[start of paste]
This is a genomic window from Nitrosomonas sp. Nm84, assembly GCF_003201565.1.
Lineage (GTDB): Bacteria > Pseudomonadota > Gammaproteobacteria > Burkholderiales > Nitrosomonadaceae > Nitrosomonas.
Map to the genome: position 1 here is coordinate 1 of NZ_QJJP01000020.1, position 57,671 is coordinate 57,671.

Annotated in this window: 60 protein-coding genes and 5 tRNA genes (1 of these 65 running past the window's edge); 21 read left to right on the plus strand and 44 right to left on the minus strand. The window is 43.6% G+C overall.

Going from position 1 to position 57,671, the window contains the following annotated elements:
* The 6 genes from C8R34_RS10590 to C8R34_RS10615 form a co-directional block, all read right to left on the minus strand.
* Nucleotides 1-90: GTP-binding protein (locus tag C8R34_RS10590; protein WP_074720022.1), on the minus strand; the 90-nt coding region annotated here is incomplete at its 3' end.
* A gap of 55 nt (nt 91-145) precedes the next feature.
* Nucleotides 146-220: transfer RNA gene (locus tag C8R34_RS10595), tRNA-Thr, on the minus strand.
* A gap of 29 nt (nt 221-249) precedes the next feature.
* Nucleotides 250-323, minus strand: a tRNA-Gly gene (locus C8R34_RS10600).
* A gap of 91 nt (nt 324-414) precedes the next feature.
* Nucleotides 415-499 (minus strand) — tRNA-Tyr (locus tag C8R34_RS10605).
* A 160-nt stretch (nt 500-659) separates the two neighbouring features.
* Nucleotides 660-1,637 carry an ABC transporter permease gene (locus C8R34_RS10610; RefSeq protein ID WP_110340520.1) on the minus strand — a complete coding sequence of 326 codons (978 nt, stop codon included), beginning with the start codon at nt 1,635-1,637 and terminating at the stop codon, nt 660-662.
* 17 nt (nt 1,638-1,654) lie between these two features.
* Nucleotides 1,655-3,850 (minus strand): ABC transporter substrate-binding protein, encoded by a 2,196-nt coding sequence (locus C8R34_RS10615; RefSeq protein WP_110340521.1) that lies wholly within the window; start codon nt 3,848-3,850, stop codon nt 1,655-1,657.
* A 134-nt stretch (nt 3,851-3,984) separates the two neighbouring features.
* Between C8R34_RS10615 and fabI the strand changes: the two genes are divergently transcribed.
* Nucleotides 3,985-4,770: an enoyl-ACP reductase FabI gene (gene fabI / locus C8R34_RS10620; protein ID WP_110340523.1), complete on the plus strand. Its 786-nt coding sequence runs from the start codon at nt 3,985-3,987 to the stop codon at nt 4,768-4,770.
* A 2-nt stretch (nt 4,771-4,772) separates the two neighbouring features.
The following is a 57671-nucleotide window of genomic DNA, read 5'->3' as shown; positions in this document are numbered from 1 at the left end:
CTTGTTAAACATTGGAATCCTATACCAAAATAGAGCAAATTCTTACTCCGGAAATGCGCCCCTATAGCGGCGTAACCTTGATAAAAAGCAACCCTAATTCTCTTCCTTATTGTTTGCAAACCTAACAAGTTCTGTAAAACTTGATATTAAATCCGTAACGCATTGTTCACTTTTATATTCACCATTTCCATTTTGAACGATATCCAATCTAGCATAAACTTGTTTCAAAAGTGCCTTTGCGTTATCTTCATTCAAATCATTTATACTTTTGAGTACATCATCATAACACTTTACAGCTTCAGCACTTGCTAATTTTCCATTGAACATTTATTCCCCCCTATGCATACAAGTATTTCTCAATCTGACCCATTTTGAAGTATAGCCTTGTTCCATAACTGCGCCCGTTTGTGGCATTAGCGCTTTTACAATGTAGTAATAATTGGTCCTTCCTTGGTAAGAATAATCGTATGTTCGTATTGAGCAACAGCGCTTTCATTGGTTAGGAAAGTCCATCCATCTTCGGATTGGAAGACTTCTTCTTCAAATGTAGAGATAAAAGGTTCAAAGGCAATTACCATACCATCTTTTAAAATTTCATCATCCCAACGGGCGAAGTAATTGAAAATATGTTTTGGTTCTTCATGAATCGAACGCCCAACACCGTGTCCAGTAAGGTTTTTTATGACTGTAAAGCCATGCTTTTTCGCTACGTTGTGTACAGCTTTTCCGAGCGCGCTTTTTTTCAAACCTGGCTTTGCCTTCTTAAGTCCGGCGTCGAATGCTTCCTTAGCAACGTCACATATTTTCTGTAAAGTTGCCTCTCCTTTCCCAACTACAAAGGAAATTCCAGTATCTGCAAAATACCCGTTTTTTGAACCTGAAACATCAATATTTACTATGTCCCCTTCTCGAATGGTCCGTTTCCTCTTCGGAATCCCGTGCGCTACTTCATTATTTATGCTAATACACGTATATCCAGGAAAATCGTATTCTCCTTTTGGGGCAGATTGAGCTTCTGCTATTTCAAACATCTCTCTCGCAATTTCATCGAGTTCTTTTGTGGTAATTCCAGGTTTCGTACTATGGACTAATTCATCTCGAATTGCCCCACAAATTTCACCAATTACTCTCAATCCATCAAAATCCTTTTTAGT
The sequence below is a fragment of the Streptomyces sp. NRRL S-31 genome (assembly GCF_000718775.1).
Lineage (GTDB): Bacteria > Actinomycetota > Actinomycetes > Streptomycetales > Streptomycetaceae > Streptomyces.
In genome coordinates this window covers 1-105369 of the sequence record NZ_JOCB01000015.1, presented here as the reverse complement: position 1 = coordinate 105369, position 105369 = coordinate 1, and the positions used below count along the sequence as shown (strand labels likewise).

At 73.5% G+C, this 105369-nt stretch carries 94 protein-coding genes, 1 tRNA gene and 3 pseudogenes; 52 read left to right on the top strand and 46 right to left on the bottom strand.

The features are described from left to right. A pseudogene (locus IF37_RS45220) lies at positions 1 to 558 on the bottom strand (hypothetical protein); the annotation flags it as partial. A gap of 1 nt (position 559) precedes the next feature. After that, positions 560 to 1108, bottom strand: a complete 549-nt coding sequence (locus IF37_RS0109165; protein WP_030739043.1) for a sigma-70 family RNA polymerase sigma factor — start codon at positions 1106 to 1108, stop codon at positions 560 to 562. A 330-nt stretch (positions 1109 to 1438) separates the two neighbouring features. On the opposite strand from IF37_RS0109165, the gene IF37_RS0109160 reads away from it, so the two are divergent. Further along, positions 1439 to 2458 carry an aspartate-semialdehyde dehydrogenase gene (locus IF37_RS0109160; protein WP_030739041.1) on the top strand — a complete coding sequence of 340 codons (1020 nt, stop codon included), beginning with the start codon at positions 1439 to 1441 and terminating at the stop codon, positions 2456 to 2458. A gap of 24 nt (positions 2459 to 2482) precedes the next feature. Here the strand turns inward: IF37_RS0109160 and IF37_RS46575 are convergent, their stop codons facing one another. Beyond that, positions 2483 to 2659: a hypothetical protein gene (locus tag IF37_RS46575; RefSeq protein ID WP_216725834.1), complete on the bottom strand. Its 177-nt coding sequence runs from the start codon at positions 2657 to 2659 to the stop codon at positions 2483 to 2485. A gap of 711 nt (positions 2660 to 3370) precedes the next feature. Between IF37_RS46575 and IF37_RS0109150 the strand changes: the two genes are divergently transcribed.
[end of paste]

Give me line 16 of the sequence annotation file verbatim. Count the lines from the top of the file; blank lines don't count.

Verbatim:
* 17 nt (nt 1,638-1,654) lie between these two features.